December 8, 2013

Silence and Solitude


1My God, my God, why have you forsaken me? Why are you so far from saving me, from the words of my groaning? 2 O my God, I cry by day, but you do not answer, and by night, but I find no rest. 3 Yet you are holy, enthroned on the praises of Israel

(Psalm 22:1‑3 ESV).

 At those times when God is silent, when He lets us struggle and leaves our questions unanswered, we should humbly and patiently submit to the solitude that His silence imposes on us. Solitude is not some evil circumstance to be avoided at all costs. It is God's will that we be alone sometimes, wrapped within a silence unbroken by even God’s word.

Job, for example, found himself in the middle of events that he didn't understand. Not only did he not understand them, the outward appearance of these events was such as to call God's goodness and justice into question. From the information given to us by the scriptural account, we know what was going on “behind the scenes,” and we can see that nothing inconsistent with either God's goodness or God’s justice was allowed to happen. In fact, the ordeal Job was called upon to endure was the result of God's gracious confidence that Job was one of God’s most faithful people (Job 1:6-22). But none of this was explained to Job himself. It simply looked like a hostile “attack” by God, an attack all the more hurtful because God wouldn't answer his questions about it. And in the grip of such a situation, Job found that the help of even his best‑intentioned friends only made the pain more perplexing. The lessons to be learned during the time of God's silence could only be learned in solitude. For a time, Job had to be left alone.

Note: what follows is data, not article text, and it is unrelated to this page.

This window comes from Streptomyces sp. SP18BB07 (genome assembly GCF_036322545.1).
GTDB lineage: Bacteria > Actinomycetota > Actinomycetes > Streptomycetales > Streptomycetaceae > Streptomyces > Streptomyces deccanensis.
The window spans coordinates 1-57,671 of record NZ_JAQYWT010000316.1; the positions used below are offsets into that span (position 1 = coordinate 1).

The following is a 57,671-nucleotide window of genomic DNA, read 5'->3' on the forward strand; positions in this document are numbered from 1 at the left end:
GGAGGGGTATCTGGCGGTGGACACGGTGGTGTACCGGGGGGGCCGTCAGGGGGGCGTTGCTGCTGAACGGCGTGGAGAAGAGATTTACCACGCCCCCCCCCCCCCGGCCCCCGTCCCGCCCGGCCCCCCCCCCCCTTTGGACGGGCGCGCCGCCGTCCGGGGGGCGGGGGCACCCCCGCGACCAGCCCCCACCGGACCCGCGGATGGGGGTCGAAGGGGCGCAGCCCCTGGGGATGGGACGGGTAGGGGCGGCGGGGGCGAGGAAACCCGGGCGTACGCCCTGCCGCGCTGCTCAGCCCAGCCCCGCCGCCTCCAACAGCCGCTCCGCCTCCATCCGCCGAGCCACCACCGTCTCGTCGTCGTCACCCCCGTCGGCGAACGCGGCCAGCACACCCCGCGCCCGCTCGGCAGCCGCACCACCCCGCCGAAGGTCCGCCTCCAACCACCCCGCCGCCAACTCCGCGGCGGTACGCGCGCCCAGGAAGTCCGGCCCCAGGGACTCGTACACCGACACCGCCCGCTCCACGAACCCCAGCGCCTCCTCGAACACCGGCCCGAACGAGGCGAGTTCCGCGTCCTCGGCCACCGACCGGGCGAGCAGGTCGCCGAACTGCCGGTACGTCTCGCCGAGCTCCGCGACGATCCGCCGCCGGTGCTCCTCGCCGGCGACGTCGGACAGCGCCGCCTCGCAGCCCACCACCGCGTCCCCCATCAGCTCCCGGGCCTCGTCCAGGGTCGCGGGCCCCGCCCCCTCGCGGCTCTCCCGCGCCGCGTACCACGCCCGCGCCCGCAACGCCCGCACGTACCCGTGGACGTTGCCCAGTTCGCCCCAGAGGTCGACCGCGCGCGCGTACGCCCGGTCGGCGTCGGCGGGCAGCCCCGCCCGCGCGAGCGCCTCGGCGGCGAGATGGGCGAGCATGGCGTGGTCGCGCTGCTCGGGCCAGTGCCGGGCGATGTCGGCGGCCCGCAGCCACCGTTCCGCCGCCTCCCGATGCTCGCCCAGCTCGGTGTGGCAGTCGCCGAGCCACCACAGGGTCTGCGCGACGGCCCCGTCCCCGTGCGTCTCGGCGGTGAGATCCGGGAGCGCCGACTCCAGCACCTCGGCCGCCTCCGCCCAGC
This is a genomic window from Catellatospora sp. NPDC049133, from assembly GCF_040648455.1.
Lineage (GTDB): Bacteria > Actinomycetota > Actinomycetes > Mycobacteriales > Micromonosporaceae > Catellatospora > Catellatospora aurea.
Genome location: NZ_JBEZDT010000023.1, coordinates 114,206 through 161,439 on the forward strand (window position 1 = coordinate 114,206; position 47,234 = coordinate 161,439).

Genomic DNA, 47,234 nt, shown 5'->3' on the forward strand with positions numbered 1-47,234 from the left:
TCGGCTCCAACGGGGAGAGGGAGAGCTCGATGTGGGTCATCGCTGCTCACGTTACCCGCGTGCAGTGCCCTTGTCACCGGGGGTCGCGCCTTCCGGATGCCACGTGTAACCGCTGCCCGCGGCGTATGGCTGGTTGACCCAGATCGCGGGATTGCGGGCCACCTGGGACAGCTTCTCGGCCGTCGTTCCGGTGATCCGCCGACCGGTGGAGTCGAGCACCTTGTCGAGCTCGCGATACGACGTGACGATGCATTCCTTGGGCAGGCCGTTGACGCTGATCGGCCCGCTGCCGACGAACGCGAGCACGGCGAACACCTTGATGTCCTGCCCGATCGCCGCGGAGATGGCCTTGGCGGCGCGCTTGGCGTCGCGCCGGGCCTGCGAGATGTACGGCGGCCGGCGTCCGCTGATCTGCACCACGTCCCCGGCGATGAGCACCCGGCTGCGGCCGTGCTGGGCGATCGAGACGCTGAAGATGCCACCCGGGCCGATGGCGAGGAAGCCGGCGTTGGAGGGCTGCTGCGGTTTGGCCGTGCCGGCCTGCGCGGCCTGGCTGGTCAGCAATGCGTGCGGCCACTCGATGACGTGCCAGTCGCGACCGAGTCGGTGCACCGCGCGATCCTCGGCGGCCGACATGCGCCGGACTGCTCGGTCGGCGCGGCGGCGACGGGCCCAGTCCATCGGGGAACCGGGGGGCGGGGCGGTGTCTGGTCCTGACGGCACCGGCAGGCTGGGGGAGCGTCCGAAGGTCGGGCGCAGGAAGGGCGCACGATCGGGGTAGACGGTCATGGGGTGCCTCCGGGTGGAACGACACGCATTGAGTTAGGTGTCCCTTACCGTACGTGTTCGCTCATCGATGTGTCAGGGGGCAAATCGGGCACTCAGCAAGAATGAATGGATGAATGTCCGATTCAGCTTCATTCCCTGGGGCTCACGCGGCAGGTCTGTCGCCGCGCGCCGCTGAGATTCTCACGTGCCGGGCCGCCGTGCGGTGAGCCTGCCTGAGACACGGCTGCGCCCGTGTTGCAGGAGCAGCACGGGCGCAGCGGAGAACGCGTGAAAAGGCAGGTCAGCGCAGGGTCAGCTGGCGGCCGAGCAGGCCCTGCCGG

Even Jesus Christ, who well knew why His suffering was necessary, still had to endure the “abandonment” of God. Mark writes that “at the ninth hour Jesus cried out with a loud voice, saying, ‘Eloi, Eloi, lama sabachthani?’ which is translated, ‘My God, My God, why have You forsaken Me?’” (Mark 15:34). At that moment, neither the company nor the counsel of earthly friends would have been fitting. When it is God's purpose to surround our suffering with God’s silence, it is foolish to break the silence with the chatter of human conversation.

 “The silence of God must be met with the wisdom of solitude.”

Paul Ciholas